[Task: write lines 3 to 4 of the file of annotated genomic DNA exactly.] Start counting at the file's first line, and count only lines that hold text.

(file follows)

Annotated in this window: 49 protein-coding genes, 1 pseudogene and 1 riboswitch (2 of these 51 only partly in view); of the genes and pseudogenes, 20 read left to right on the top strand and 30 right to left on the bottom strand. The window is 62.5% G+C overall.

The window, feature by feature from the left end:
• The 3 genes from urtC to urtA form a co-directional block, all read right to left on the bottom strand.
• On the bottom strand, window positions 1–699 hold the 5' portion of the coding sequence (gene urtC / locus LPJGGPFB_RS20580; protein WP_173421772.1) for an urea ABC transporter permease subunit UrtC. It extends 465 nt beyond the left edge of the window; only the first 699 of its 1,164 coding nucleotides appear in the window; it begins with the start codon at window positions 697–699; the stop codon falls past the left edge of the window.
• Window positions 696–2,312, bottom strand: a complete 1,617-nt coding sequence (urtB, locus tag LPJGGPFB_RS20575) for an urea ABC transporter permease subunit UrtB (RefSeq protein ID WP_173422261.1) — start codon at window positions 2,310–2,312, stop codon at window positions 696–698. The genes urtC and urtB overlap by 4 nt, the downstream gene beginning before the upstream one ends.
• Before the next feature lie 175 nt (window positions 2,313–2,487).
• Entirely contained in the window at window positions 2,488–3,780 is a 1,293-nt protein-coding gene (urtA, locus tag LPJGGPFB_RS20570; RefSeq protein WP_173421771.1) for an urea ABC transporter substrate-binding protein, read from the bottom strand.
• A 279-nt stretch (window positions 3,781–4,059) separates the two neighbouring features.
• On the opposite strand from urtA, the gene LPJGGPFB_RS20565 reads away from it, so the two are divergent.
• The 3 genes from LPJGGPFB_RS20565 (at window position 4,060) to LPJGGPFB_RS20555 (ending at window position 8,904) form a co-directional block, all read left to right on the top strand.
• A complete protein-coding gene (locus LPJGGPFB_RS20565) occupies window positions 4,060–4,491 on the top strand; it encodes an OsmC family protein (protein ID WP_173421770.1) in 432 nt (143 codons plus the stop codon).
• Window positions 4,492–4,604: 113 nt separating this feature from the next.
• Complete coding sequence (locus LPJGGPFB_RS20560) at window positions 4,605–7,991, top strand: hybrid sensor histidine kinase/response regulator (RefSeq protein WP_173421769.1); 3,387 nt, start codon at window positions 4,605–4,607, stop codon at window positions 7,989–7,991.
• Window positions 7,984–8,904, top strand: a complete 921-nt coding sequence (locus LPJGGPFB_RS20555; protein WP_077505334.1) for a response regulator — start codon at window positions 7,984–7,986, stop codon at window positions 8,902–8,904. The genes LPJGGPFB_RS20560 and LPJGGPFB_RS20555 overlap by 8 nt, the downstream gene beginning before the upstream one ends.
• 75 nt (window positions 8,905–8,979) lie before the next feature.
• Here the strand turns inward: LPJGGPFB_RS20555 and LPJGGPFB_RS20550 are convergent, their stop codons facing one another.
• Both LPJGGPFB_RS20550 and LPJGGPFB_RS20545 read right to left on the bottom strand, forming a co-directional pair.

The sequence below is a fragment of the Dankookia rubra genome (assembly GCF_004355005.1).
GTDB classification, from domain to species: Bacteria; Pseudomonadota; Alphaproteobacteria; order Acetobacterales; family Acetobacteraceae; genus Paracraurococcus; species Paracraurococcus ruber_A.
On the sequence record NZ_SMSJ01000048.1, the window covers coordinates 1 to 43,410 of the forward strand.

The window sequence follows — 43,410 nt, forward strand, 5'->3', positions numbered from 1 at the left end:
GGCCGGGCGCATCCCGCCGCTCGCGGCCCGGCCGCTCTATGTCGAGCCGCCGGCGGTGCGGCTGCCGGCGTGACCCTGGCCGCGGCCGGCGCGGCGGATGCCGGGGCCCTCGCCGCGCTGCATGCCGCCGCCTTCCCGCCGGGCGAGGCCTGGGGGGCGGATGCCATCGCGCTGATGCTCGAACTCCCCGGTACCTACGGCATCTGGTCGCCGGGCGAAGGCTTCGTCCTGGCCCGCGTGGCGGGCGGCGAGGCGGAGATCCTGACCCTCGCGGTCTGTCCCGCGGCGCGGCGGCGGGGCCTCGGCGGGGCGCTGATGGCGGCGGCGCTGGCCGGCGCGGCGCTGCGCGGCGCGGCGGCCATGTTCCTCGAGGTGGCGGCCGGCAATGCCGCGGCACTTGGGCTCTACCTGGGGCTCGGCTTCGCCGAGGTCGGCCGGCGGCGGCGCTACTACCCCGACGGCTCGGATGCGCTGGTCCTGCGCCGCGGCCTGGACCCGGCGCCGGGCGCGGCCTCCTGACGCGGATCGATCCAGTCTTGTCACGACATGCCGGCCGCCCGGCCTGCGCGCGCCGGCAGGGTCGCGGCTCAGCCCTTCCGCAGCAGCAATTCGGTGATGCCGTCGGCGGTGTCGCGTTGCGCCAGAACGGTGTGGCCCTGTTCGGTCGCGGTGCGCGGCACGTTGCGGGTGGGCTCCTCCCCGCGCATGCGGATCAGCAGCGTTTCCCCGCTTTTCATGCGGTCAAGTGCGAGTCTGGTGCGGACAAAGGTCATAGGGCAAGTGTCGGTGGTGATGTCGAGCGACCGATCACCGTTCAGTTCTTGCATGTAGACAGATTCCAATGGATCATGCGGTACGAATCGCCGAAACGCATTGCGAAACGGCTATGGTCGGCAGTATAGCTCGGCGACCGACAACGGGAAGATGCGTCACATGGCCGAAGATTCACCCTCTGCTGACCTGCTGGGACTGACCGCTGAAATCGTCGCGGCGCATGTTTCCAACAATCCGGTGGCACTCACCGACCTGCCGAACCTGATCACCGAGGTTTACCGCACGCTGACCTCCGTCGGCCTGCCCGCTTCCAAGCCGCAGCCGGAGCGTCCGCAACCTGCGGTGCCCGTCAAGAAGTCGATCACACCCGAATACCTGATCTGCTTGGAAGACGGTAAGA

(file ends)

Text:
• The 3 genes from urtC to urtA form a co-directional block, all read right to left on the bottom strand.
• On the bottom strand, window positions 1–699 hold the 5' portion of the coding sequence (gene urtC / locus LPJGGPFB_RS20580; protein WP_173421772.1) for an urea ABC transporter permease subunit UrtC. It extends 465 nt beyond the left edge of the window; only the first 699 of its 1,164 coding nucleotides appear in the window; it begins with the start codon at window positions 697–699; the stop codon falls past the left edge of the window.